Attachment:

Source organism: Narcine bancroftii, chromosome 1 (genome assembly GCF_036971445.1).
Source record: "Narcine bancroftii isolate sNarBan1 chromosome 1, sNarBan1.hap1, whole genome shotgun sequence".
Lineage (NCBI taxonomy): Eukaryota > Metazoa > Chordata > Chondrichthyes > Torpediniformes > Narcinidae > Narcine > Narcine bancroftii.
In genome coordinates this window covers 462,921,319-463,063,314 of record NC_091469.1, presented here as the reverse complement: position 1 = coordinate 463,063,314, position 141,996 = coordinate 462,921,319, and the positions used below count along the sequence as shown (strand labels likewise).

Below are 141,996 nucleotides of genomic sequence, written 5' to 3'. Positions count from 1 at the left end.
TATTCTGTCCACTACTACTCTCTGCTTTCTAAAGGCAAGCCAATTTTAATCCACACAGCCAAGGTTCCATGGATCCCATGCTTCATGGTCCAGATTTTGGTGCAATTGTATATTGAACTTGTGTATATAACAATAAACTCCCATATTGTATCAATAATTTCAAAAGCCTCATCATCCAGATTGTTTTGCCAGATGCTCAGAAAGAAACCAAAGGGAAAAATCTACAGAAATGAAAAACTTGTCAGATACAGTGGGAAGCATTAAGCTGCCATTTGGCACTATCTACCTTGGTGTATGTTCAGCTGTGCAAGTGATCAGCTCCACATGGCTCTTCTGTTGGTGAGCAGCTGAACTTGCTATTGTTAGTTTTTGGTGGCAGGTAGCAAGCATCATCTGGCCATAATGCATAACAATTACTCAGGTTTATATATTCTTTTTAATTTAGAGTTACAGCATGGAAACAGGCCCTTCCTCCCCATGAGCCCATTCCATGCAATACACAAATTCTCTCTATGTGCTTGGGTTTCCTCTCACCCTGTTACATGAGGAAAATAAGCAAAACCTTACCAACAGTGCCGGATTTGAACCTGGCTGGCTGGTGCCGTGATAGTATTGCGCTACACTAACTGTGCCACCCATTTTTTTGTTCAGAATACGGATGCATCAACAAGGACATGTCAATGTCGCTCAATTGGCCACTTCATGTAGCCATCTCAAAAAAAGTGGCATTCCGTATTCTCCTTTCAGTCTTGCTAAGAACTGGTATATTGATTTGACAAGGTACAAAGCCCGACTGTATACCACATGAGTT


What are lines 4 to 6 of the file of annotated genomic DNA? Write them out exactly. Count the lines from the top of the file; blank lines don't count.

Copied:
In genome coordinates this window covers 462,921,319-463,063,314 of record NC_091469.1, presented here as the reverse complement: position 1 = coordinate 463,063,314, position 141,996 = coordinate 462,921,319, and the positions used below count along the sequence as shown (strand labels likewise).

Below are 141,996 nucleotides of genomic sequence, written 5' to 3'. Positions count from 1 at the left end.
TATTCTGTCCACTACTACTCTCTGCTTTCTAAAGGCAAGCCAATTTTAATCCACACAGCCAAGGTTCCATGGATCCCATGCTTCATGGTCCAGATTTTGGTGCAATTGTATATTGAACTTGTGTATATAACAATAAACTCCCATATTGTATCAATAATTTCAAAAGCCTCATCATCCAGATTGTTTTGCCAGATGCTCAGAAAGAAACCAAAGGGAAAAATCTACAGAAATGAAAAACTTGTCAGATACAGTGGGAAGCATTAAGCTGCCATTTGGCACTATCTACCTTGGTGTATGTTCAGCTGTGCAAGTGATCAGCTCCACATGGCTCTTCTGTTGGTGAGCAGCTGAACTTGCTATTGTTAGTTTTTGGTGGCAGGTAGCAAGCATCATCTGGCCATAATGCATAACAATTACTCAGGTTTATATATTCTTTTTAATTTAGAGTTACAGCATGGAAACAGGCCCTTCCTCCCCATGAGCCCATTCCATGCAATACACAAATTCTCTCTATGTGCTTGGGTTTCCTCTCACCCTGTTACATGAGGAAAATAAGCAAAACCTTACCAACAGTGCCGGATTTGAACCTGGCTGGCTGGTGCCGTGATAGTATTGCGCTACACTAACTGTGCCACCCATTTTTTTGTTCAGAATACGGATGCATCAACAAGGACATGTCAATGTCGCTCAATTGGCCACTTCATGTAGCCATCTCAAAAAAAGTGGCATTCCGTATTCTCCTTTCAGTCTTGCTAAGAACTGGTATATTGATTTGACAAGGTACAAAGCCCGACTGTATACCACATGAGTT